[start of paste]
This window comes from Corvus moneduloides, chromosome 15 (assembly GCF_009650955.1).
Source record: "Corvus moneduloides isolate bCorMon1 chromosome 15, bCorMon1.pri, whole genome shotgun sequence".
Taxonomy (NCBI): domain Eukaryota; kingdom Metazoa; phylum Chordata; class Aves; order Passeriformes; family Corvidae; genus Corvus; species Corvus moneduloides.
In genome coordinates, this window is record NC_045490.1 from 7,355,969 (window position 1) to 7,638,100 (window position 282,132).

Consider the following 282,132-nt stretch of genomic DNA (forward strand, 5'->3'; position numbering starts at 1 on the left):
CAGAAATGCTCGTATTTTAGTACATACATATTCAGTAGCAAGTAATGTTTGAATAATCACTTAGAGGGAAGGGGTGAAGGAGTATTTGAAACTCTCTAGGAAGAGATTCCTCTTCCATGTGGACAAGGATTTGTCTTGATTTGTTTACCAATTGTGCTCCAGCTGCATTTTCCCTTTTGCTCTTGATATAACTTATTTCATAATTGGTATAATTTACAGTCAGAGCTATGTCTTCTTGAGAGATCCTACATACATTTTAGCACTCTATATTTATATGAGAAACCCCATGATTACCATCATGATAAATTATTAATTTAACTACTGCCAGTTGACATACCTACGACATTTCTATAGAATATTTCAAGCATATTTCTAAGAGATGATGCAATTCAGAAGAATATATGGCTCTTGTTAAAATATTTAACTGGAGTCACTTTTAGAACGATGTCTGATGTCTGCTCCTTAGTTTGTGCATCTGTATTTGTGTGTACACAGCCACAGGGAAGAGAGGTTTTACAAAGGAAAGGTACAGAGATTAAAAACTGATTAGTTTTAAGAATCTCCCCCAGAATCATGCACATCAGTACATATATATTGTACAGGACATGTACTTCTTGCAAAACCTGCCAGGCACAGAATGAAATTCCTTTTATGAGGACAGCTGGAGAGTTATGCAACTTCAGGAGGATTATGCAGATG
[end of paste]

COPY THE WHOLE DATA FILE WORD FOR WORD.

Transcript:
This window comes from Corvus moneduloides, chromosome 15 (assembly GCF_009650955.1).
Source record: "Corvus moneduloides isolate bCorMon1 chromosome 15, bCorMon1.pri, whole genome shotgun sequence".
Taxonomy (NCBI): domain Eukaryota; kingdom Metazoa; phylum Chordata; class Aves; order Passeriformes; family Corvidae; genus Corvus; species Corvus moneduloides.
In genome coordinates, this window is record NC_045490.1 from 7,355,969 (window position 1) to 7,638,100 (window position 282,132).

Consider the following 282,132-nt stretch of genomic DNA (forward strand, 5'->3'; position numbering starts at 1 on the left):
CAGAAATGCTCGTATTTTAGTACATACATATTCAGTAGCAAGTAATGTTTGAATAATCACTTAGAGGGAAGGGGTGAAGGAGTATTTGAAACTCTCTAGGAAGAGATTCCTCTTCCATGTGGACAAGGATTTGTCTTGATTTGTTTACCAATTGTGCTCCAGCTGCATTTTCCCTTTTGCTCTTGATATAACTTATTTCATAATTGGTATAATTTACAGTCAGAGCTATGTCTTCTTGAGAGATCCTACATACATTTTAGCACTCTATATTTATATGAGAAACCCCATGATTACCATCATGATAAATTATTAATTTAACTACTGCCAGTTGACATACCTACGACATTTCTATAGAATATTTCAAGCATATTTCTAAGAGATGATGCAATTCAGAAGAATATATGGCTCTTGTTAAAATATTTAACTGGAGTCACTTTTAGAACGATGTCTGATGTCTGCTCCTTAGTTTGTGCATCTGTATTTGTGTGTACACAGCCACAGGGAAGAGAGGTTTTACAAAGGAAAGGTACAGAGATTAAAAACTGATTAGTTTTAAGAATCTCCCCCAGAATCATGCACATCAGTACATATATATTGTACAGGACATGTACTTCTTGCAAAACCTGCCAGGCACAGAATGAAATTCCTTTTATGAGGACAGCTGGAGAGTTATGCAACTTCAGGAGGATTATGCAGATG